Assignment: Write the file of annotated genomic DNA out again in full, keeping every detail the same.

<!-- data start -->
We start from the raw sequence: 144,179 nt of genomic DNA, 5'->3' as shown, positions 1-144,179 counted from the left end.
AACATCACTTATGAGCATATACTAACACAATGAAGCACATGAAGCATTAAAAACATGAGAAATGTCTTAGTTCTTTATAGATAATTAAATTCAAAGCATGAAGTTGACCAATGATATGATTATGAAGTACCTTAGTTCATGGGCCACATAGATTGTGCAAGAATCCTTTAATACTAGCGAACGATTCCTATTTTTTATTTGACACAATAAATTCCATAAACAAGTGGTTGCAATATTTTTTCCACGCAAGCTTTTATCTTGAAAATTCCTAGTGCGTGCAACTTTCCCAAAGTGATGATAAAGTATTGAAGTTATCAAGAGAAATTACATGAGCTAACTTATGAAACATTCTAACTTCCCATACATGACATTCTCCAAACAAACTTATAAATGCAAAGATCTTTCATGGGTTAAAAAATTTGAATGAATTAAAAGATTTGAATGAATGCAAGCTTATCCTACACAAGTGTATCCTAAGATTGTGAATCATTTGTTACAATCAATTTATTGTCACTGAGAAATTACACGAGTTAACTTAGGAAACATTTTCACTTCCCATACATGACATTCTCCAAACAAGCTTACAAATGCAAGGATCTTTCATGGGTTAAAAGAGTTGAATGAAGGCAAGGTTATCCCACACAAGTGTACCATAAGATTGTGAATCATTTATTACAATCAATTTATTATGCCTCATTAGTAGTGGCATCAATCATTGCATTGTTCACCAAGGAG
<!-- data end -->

We start from the raw sequence: 144,179 nt of genomic DNA, 5'->3' as shown, positions 1-144,179 counted from the left end.
AACATCACTTATGAGCATATACTAACACAATGAAGCACATGAAGCATTAAAAACATGAGAAATGTCTTAGTTCTTTATAGATAATTAAATTCAAAGCATGAAGTTGACCAATGATATGATTATGAAGTACCTTAGTTCATGGGCCACATAGATTGTGCAAGAATCCTTTAATACTAGCGAACGATTCCTATTTTTTATTTGACACAATAAATTCCATAAACAAGTGGTTGCAATATTTTTTCCACGCAAGCTTTTATCTTGAAAATTCCTAGTGCGTGCAACTTTCCCAAAGTGATGATAAAGTATTGAAGTTATCAAGAGAAATTACATGAGCTAACTTATGAAACATTCTAACTTCCCATACATGACATTCTCCAAACAAACTTATAAATGCAAAGATCTTTCATGGGTTAAAAAATTTGAATGAATTAAAAGATTTGAATGAATGCAAGCTTATCCTACACAAGTGTATCCTAAGATTGTGAATCATTTGTTACAATCAATTTATTGTCACTGAGAAATTACACGAGTTAACTTAGGAAACATTTTCACTTCCCATACATGACATTCTCCAAACAAGCTTACAAATGCAAGGATCTTTCATGGGTTAAAAGAGTTGAATGAAGGCAAGGTTATCCCACACAAGTGTACCATAAGATTGTGAATCATTTATTACAATCAATTTATTATGCCTCATTAGTAGTGGCATCAATCATTGCATTGTTCACCAAGGAG